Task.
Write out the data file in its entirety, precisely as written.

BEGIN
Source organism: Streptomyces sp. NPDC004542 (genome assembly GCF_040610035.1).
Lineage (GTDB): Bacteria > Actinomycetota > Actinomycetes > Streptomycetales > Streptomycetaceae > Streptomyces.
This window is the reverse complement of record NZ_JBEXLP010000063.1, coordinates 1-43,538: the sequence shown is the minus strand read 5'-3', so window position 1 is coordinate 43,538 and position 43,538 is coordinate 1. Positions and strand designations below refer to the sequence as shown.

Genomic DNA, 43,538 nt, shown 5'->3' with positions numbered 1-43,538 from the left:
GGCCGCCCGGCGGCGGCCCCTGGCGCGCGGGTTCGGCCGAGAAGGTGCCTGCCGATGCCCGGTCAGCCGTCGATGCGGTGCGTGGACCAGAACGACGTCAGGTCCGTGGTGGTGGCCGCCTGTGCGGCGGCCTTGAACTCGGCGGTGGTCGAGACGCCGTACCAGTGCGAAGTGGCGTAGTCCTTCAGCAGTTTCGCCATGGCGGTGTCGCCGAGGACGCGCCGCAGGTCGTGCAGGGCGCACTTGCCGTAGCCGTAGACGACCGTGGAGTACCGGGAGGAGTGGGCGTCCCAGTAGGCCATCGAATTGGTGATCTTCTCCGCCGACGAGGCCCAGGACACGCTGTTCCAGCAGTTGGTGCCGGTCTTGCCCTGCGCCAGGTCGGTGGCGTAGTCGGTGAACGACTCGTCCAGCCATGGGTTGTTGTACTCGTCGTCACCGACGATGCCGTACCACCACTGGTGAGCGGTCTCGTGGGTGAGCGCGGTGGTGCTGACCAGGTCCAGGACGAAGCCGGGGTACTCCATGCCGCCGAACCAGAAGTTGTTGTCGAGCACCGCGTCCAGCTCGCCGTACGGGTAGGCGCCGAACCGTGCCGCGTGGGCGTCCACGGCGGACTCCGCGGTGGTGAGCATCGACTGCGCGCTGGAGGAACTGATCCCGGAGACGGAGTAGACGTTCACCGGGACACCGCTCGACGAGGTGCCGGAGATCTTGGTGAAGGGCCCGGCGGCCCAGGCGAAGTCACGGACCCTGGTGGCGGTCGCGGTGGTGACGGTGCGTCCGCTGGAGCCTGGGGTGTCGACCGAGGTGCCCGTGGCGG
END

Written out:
Source organism: Streptomyces sp. NPDC004542 (genome assembly GCF_040610035.1).
Lineage (GTDB): Bacteria > Actinomycetota > Actinomycetes > Streptomycetales > Streptomycetaceae > Streptomyces.
This window is the reverse complement of record NZ_JBEXLP010000063.1, coordinates 1-43,538: the sequence shown is the minus strand read 5'-3', so window position 1 is coordinate 43,538 and position 43,538 is coordinate 1. Positions and strand designations below refer to the sequence as shown.

Genomic DNA, 43,538 nt, shown 5'->3' with positions numbered 1-43,538 from the left:
GGCCGCCCGGCGGCGGCCCCTGGCGCGCGGGTTCGGCCGAGAAGGTGCCTGCCGATGCCCGGTCAGCCGTCGATGCGGTGCGTGGACCAGAACGACGTCAGGTCCGTGGTGGTGGCCGCCTGTGCGGCGGCCTTGAACTCGGCGGTGGTCGAGACGCCGTACCAGTGCGAAGTGGCGTAGTCCTTCAGCAGTTTCGCCATGGCGGTGTCGCCGAGGACGCGCCGCAGGTCGTGCAGGGCGCACTTGCCGTAGCCGTAGACGACCGTGGAGTACCGGGAGGAGTGGGCGTCCCAGTAGGCCATCGAATTGGTGATCTTCTCCGCCGACGAGGCCCAGGACACGCTGTTCCAGCAGTTGGTGCCGGTCTTGCCCTGCGCCAGGTCGGTGGCGTAGTCGGTGAACGACTCGTCCAGCCATGGGTTGTTGTACTCGTCGTCACCGACGATGCCGTACCACCACTGGTGAGCGGTCTCGTGGGTGAGCGCGGTGGTGCTGACCAGGTCCAGGACGAAGCCGGGGTACTCCATGCCGCCGAACCAGAAGTTGTTGTCGAGCACCGCGTCCAGCTCGCCGTACGGGTAGGCGCCGAACCGTGCCGCGTGGGCGTCCACGGCGGACTCCGCGGTGGTGAGCATCGACTGCGCGCTGGAGGAACTGATCCCGGAGACGGAGTAGACGTTCACCGGGACACCGCTCGACGAGGTGCCGGAGATCTTGGTGAAGGGCCCGGCGGCCCAGGCGAAGTCACGGACCCTGGTGGCGGTCGCGGTGGTGACGGTGCGTCCGCTGGAGCCTGGGGTGTCGACCGAGGTGCCCGTGGCGG